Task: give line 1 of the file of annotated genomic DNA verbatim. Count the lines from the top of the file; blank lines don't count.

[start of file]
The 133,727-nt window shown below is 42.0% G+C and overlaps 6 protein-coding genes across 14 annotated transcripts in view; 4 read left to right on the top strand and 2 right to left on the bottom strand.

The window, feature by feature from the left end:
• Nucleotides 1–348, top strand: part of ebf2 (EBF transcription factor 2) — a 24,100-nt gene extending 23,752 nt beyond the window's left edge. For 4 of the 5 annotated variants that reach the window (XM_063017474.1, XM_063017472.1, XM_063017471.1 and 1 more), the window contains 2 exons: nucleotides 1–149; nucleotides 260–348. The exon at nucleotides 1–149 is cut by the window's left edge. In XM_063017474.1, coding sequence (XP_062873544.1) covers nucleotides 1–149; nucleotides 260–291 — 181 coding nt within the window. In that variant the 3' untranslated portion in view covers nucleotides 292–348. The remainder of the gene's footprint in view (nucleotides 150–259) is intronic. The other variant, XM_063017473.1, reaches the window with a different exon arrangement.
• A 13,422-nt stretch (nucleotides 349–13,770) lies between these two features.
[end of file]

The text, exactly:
The 133,727-nt window shown below is 42.0% G+C and overlaps 6 protein-coding genes across 14 annotated transcripts in view; 4 read left to right on the top strand and 2 right to left on the bottom strand.